Eccentric, heartbreaking and hilarious- this is how Debra Adelaide‘s latest book of short stories is described on the cover by her Picador stable-mate, Jennifer Mills. The book is Zebra and Other Stories, a collection comprised of fourteen stories, divided into three sections: First, Second and Third. These sections refer to the point of view taken in the stories. Adelaide covers a lot of ground in just over three hundred pages.
Her opening story, “Dismembering” is told from the point of view of a woman who suddenly remembers helping her ex-husband to, at some point during their marriage, bury a body in their backyard. She remembers helping him to cut off the body’s arms, legs and head in order to fit it better into the shallow grave they have dug, but oddly, not whether it was wearing long pants or shorts, or who it was, or why they have killed and buried him. Is this a true memory, or a symptom of some other panic? As the woman begins to purge her house of everything that is connected to her ex– right down to the dining room table, the chaos outside of her house, littered with things for her ex to take away, begins to reflect the chaos inside her mind. This story is a powerful note with which to open the collection, rooted in relatable, specific description of suburban life.
In fact, throughout the collection, it is the stories of suburbia that tend to shine– “Migraine for Beginners”, a second person account of the medical back and forth one woman suffers in her quest to be free of the migraines that make her life unbearable, “No Hot Drinks in the Ward”, a starkly honest account of a mother coming to terms with the cancer treatment of her child, and “The Recovery Position”, in which the protagonist must reflect on the way their flaws has torn apart the family that they took for granted.
But, the book is not all suburban interiors. Zebra is a collection which tackles bigger issues as well, with stories such as “The Master Shavers’ Association of Paradise” and “Welcome to Country” attempting to comment on the issues that run parallel to the lives of these other characters but often go unremarked on. “The Master Shavers’ Association of Paradise”, for example, is a heartbreaking account of life in detention. told again in second person, Adelaide puts the reader in the shoes of a man who was an apprentice Barber back home and who has attempted to hold on to some fragments of his dignity, and help those around him, by helping the men in the camp with him shave their faces. The telling of this story is cleverly done, as Adelaide slowly introduces clues that this detention camp is not in some far flung country, but off-shore of Australia, and when the reader realises that they are not reading some historical account, or some dystopian future, the impact is powerful. It is perhaps a shame that this particular piece had been buried so far into the middle of the book.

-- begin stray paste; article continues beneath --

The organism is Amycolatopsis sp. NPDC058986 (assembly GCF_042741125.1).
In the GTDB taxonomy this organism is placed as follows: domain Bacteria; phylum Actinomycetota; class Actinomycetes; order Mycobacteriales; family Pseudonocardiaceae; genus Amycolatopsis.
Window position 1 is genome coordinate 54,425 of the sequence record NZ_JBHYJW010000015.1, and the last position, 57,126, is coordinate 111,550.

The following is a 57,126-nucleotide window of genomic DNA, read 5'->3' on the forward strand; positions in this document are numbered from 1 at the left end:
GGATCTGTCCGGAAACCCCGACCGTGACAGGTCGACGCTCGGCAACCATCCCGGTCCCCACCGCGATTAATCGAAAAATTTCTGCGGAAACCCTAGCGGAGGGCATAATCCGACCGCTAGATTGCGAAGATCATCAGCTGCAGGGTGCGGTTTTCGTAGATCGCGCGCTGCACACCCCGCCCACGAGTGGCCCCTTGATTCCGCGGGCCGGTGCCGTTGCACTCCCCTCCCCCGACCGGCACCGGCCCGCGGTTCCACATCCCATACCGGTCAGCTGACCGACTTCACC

While not all of the stories in the book strike exactly the chords that they seem to be reaching for, many are almost there– “Festive Food for the Whole Family” is highly relatable and enjoyable, but perhaps the lead is buried by the humourous descriptions of the woman at the heart of the piece trying to make sure she caters for all of the various picky eaters, vegans, gluten free, fruitarian, sugar free, etc… guests at her Christmas dinner. Likewise, the story “Carry Your Heart”, in which a lonely man and woman find that spark that could be the beginning of love in a bookshop and bond over poetry and martinis, feels unfinished and almost unbelievable in its fairy tale-like randomness.
The title story, “Zebra” is more of a novella than a short story, and I have yet to make up my mind yet whether it was wonderful or a little too weird. In it, an unorthodox female Prime Minister is sent a zebra by the owner of a zoo that is closing down on the other side of the world. Meanwhile, she must contend with an outspoken misogynistic neighbour (though his hatred of women is not actually dealt with even after it is described) and the burgeoning romance that may or may not be feasible between herself and her assistant. The zebra itself is extremely interesting, but doesn’t play all that much of a role in the action of the story.
Zebra and Other Stories is a varied collection of stories that showcases the skill of its author across a range of short story approaches and styles. While not every piece resonated with this reviewer, I predict that it will delight all those short story readers across this country, and I do recommend that you give it a read, if only for those stories that really sing.
THREE STARS (OUT OF FIVE)
Zebra and Other Stories is published by Picador and is available in Australia via Pan Macmillan.